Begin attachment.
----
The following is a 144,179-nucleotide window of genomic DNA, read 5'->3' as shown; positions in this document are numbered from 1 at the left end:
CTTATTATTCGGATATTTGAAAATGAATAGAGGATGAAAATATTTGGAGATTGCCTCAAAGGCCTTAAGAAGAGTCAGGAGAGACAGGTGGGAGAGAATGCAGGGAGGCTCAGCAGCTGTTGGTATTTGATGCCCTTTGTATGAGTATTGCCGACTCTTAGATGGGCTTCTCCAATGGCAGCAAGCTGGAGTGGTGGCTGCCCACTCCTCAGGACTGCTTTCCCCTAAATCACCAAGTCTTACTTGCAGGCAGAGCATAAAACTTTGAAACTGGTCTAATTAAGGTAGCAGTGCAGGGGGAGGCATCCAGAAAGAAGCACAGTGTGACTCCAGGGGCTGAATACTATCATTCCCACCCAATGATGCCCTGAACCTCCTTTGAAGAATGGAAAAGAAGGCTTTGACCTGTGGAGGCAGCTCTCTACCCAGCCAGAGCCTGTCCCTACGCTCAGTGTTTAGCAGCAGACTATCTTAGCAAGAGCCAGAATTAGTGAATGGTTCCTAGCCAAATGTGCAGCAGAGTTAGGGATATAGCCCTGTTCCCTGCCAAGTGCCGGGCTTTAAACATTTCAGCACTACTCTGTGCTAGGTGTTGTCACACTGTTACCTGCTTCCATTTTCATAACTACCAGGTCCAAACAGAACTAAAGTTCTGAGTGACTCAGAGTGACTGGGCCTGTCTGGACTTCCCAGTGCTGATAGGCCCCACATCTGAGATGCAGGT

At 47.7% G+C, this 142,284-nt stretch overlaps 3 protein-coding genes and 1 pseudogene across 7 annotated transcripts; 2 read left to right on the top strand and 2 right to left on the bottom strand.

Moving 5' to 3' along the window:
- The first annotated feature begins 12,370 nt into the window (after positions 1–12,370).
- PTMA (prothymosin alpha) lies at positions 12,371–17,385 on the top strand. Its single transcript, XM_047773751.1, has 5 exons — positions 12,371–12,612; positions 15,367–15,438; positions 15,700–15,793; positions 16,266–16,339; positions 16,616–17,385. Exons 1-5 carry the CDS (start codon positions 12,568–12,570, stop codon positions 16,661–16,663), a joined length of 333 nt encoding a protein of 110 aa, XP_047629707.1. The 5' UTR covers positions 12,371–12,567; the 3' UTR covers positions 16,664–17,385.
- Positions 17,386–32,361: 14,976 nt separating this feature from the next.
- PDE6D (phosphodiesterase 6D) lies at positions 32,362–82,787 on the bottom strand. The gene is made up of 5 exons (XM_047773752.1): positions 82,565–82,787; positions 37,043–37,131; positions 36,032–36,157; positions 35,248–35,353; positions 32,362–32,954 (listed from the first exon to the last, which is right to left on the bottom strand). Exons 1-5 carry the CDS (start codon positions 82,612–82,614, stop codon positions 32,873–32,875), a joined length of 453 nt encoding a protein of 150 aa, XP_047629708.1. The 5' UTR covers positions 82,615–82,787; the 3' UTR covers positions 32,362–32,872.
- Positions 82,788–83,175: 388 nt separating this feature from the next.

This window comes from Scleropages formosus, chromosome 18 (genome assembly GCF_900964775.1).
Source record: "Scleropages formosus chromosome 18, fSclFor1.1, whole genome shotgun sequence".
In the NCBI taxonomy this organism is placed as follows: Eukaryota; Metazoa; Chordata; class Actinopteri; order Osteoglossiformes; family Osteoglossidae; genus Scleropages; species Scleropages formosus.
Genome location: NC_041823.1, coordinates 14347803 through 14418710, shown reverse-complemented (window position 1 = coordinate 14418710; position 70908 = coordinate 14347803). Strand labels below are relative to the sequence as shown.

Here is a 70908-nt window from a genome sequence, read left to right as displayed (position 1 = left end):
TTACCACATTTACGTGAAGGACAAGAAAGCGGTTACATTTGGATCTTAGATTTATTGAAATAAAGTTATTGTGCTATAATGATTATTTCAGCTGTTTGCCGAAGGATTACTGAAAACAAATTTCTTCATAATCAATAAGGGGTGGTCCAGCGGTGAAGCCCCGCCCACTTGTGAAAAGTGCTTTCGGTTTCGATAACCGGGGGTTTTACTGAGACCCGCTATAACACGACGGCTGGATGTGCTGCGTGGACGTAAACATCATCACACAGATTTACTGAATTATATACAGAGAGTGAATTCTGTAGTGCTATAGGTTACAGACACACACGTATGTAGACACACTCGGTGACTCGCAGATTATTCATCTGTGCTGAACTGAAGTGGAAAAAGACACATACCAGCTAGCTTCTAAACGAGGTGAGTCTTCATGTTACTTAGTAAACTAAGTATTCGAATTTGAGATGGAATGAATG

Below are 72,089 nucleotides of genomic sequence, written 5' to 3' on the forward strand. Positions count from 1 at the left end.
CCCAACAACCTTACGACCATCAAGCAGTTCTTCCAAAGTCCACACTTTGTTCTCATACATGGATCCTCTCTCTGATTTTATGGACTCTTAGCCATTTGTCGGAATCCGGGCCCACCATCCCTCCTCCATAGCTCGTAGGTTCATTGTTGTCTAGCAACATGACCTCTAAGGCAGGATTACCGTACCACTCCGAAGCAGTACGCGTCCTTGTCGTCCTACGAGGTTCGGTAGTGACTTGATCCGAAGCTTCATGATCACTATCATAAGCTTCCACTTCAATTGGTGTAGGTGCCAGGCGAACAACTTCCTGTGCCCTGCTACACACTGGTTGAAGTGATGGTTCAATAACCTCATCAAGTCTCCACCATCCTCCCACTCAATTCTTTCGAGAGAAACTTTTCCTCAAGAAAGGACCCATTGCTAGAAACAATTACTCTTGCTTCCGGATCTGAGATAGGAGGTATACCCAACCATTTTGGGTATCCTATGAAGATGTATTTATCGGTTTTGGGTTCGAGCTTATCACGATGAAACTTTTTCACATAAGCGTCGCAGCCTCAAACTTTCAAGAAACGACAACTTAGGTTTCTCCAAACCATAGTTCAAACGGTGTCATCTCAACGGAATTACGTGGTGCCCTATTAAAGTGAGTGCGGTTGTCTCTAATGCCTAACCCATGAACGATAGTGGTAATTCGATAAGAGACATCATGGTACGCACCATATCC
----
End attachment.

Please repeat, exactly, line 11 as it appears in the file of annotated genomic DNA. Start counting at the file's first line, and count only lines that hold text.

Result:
Source record: "Scleropages formosus chromosome 18, fSclFor1.1, whole genome shotgun sequence".